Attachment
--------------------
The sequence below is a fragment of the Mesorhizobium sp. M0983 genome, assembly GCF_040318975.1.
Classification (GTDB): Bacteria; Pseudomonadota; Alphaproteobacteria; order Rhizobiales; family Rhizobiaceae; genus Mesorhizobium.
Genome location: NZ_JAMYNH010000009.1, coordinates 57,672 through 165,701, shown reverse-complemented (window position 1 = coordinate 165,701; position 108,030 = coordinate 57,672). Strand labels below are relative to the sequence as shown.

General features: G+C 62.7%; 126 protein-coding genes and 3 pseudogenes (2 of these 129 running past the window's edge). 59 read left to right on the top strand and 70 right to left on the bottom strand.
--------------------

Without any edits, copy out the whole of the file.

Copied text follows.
The sequence below is a fragment of the Mesorhizobium sp. M0983 genome, assembly GCF_040318975.1.
Classification (GTDB): Bacteria; Pseudomonadota; Alphaproteobacteria; order Rhizobiales; family Rhizobiaceae; genus Mesorhizobium.
Genome location: NZ_JAMYNH010000009.1, coordinates 57,672 through 165,701, shown reverse-complemented (window position 1 = coordinate 165,701; position 108,030 = coordinate 57,672). Strand labels below are relative to the sequence as shown.

General features: G+C 62.7%; 126 protein-coding genes and 3 pseudogenes (2 of these 129 running past the window's edge). 59 read left to right on the top strand and 70 right to left on the bottom strand.